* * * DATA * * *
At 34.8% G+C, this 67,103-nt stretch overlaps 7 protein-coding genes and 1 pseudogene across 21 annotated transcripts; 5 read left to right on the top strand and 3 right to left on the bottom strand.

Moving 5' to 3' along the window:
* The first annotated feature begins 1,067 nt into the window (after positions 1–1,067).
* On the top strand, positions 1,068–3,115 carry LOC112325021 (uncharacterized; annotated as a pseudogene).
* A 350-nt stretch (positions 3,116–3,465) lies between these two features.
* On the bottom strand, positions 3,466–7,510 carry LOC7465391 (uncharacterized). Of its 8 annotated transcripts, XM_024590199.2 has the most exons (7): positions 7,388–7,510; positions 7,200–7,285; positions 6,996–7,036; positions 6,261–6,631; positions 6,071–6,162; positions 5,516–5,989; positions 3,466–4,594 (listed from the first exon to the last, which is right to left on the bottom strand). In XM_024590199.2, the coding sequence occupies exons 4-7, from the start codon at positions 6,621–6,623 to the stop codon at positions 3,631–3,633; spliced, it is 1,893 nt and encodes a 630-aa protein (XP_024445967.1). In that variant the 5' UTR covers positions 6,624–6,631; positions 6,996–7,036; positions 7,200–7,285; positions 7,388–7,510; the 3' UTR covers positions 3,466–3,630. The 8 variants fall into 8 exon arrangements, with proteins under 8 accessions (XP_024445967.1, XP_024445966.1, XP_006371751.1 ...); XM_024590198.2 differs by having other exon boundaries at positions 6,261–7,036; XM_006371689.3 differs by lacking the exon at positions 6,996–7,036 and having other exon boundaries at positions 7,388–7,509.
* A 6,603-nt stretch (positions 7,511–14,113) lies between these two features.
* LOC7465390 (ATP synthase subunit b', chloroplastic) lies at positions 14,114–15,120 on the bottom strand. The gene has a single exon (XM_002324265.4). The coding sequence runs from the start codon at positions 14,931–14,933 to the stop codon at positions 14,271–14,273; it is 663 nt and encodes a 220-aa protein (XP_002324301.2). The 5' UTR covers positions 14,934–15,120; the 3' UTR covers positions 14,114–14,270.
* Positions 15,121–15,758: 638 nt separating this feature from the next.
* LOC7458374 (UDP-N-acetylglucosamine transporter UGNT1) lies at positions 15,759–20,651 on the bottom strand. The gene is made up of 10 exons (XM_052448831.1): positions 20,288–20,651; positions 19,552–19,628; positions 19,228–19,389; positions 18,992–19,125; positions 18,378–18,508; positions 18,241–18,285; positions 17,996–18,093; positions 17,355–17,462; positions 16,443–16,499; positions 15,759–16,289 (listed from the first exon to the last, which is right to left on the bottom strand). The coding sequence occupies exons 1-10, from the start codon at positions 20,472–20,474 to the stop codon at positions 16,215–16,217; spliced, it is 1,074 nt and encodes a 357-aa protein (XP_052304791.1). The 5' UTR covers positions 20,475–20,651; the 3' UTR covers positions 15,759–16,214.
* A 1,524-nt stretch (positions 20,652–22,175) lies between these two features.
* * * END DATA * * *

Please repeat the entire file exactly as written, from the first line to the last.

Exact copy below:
At 34.8% G+C, this 67,103-nt stretch overlaps 7 protein-coding genes and 1 pseudogene across 21 annotated transcripts; 5 read left to right on the top strand and 3 right to left on the bottom strand.

Moving 5' to 3' along the window:
* The first annotated feature begins 1,067 nt into the window (after positions 1–1,067).
* On the top strand, positions 1,068–3,115 carry LOC112325021 (uncharacterized; annotated as a pseudogene).
* A 350-nt stretch (positions 3,116–3,465) lies between these two features.
* On the bottom strand, positions 3,466–7,510 carry LOC7465391 (uncharacterized). Of its 8 annotated transcripts, XM_024590199.2 has the most exons (7): positions 7,388–7,510; positions 7,200–7,285; positions 6,996–7,036; positions 6,261–6,631; positions 6,071–6,162; positions 5,516–5,989; positions 3,466–4,594 (listed from the first exon to the last, which is right to left on the bottom strand). In XM_024590199.2, the coding sequence occupies exons 4-7, from the start codon at positions 6,621–6,623 to the stop codon at positions 3,631–3,633; spliced, it is 1,893 nt and encodes a 630-aa protein (XP_024445967.1). In that variant the 5' UTR covers positions 6,624–6,631; positions 6,996–7,036; positions 7,200–7,285; positions 7,388–7,510; the 3' UTR covers positions 3,466–3,630. The 8 variants fall into 8 exon arrangements, with proteins under 8 accessions (XP_024445967.1, XP_024445966.1, XP_006371751.1 ...); XM_024590198.2 differs by having other exon boundaries at positions 6,261–7,036; XM_006371689.3 differs by lacking the exon at positions 6,996–7,036 and having other exon boundaries at positions 7,388–7,509.
* A 6,603-nt stretch (positions 7,511–14,113) lies between these two features.
* LOC7465390 (ATP synthase subunit b', chloroplastic) lies at positions 14,114–15,120 on the bottom strand. The gene has a single exon (XM_002324265.4). The coding sequence runs from the start codon at positions 14,931–14,933 to the stop codon at positions 14,271–14,273; it is 663 nt and encodes a 220-aa protein (XP_002324301.2). The 5' UTR covers positions 14,934–15,120; the 3' UTR covers positions 14,114–14,270.
* Positions 15,121–15,758: 638 nt separating this feature from the next.
* LOC7458374 (UDP-N-acetylglucosamine transporter UGNT1) lies at positions 15,759–20,651 on the bottom strand. The gene is made up of 10 exons (XM_052448831.1): positions 20,288–20,651; positions 19,552–19,628; positions 19,228–19,389; positions 18,992–19,125; positions 18,378–18,508; positions 18,241–18,285; positions 17,996–18,093; positions 17,355–17,462; positions 16,443–16,499; positions 15,759–16,289 (listed from the first exon to the last, which is right to left on the bottom strand). The coding sequence occupies exons 1-10, from the start codon at positions 20,472–20,474 to the stop codon at positions 16,215–16,217; spliced, it is 1,074 nt and encodes a 357-aa protein (XP_052304791.1). The 5' UTR covers positions 20,475–20,651; the 3' UTR covers positions 15,759–16,214.
* A 1,524-nt stretch (positions 20,652–22,175) lies between these two features.